IN SITU THERMAL CHARACTERIZATION OF MICRO-ELECTRONIC COMPONENTS AND SYSTEMS
Author: Roger Emigh Company: Advanced Thermal Solutions Date Published: 1/25/2000
Pan Pacific Symposium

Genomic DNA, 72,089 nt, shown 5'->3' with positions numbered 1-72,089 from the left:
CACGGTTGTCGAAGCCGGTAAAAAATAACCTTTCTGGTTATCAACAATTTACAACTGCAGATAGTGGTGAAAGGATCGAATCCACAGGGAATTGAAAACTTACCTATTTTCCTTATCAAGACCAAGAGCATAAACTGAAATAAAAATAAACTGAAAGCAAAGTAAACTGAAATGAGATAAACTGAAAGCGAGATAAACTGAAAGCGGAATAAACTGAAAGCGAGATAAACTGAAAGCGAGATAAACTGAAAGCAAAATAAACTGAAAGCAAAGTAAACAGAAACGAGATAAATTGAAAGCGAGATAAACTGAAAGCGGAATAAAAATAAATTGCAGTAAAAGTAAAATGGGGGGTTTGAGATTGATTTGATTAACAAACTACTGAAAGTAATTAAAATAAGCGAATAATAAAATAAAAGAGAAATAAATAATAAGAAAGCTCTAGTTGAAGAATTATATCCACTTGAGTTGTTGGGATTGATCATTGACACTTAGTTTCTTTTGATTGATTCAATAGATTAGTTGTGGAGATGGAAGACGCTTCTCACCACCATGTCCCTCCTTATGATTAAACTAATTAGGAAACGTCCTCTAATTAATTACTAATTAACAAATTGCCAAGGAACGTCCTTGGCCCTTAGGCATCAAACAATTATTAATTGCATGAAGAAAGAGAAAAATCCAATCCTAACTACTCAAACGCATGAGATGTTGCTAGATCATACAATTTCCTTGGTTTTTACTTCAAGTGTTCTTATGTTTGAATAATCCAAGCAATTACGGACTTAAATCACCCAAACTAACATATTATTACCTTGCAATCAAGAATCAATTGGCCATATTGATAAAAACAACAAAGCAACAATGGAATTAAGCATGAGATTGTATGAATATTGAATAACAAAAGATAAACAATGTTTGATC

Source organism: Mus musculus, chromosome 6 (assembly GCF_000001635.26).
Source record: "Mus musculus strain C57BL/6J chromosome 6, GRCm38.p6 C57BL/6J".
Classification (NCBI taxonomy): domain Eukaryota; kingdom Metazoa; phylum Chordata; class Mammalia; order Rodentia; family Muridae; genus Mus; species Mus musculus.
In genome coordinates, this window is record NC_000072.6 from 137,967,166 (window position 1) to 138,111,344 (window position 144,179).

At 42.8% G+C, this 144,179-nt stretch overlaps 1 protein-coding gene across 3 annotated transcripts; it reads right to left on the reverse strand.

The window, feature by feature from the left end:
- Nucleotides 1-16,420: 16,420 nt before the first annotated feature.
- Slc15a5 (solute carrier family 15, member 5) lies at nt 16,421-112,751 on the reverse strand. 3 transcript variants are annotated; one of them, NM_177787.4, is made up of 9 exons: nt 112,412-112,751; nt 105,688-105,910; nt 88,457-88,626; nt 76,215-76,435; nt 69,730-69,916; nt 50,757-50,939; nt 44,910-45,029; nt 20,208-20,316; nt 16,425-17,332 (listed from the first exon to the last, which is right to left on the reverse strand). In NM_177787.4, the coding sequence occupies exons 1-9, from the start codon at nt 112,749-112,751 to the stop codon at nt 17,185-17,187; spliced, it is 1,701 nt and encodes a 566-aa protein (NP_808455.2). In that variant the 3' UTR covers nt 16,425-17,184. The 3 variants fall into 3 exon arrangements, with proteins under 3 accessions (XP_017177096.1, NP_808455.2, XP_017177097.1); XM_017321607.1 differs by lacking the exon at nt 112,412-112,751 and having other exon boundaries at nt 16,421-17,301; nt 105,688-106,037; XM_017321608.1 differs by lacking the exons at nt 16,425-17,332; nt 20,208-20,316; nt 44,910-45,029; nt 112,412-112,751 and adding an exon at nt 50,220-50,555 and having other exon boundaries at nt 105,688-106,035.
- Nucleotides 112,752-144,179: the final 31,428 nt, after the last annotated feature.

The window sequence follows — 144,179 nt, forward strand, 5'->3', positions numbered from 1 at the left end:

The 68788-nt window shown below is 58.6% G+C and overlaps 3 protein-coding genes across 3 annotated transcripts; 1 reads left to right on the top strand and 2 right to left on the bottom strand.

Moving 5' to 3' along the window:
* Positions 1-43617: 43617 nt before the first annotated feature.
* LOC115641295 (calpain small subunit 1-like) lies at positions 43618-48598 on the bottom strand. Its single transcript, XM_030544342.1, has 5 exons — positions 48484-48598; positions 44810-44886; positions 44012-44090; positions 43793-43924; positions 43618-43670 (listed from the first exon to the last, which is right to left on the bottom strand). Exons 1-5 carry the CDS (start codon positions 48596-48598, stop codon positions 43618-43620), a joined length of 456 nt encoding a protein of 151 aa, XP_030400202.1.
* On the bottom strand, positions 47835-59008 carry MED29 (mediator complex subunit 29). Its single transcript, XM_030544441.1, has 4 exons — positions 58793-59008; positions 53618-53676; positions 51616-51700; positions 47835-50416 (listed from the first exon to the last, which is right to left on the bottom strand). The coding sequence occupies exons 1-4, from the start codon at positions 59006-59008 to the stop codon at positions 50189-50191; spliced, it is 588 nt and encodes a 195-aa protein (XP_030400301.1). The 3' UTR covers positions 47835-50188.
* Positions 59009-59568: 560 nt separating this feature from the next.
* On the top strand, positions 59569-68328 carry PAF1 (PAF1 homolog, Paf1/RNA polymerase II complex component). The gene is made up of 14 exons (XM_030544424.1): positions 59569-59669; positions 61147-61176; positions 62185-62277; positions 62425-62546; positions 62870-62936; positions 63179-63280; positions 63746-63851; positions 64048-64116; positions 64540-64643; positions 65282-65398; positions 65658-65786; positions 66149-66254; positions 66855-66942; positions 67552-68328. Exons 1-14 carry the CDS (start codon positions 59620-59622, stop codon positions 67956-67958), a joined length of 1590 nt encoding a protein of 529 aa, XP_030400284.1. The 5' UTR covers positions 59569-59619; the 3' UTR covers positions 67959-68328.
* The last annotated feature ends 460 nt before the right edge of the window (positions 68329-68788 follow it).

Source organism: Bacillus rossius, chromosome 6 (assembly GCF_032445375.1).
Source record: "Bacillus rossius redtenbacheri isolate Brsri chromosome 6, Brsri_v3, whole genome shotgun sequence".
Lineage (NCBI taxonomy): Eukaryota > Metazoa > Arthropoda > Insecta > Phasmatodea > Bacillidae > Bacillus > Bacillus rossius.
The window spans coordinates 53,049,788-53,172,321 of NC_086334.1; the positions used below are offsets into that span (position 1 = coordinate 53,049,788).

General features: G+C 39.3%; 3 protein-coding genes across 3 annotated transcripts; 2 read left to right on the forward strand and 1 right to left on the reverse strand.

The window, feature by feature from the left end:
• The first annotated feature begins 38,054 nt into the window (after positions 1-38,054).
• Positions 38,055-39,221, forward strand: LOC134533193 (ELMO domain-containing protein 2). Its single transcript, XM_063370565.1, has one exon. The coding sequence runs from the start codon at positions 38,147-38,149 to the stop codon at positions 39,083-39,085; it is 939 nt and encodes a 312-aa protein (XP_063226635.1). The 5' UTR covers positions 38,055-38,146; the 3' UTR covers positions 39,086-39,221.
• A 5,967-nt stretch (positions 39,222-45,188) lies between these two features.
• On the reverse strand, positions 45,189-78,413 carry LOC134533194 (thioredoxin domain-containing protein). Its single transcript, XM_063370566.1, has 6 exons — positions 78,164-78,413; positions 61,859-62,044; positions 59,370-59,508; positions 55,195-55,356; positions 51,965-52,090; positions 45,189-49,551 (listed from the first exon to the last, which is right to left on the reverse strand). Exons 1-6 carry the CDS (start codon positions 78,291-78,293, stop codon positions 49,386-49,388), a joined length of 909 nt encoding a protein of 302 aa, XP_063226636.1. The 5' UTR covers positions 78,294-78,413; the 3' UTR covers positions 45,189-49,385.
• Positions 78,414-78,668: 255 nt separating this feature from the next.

Abstract: This paper discusses in situ thermal characterization techniques for temperature mapping and measurement of airflow velocity fields. These techniques can be applied to a wide variety of micro-electronic systems (packages, boards, full computer or telecom systems, etc.) to aid in understanding and improving their thermal design. Temperature mapping is accomplished using a liquid crystal technique that provides a visual temperature profile over any area of interest, from an individual die to an entire motherboard. This is accomplished by applying an electrically insulating material to the entire surface. The material changes color with temperatures and can be tailored to respond over various temperature ranges. Standard image analysis techniques can then be applied as desired. For testing of enclosed systems, transparent materials can be used to visually expose the components without altering the airflow characteristics. Airflow velocity fields are measured using special thermistor sensors that are small enough to be placed in very tight spaces, such as between the fins of a heat sink, with minimal disruption of the ambient airflow. These solid state devices measure both airflow and temperature with a single sensor, providing accuracy and minimal disruption. The thermal designer can find great benefit from this combination of accurate, in situ measurement of local airflow and temperature along with the ability to visually illuminate the temperature distribution over any desired area. Experimental results for both techniques are presented as applied to a network switching system. Also presented is an example of the liquid crystal technique to a bare, operational die. The techniques described are seen to be effective methods of obtaining a thorough understanding of the thermal environment within micro-electronic systems.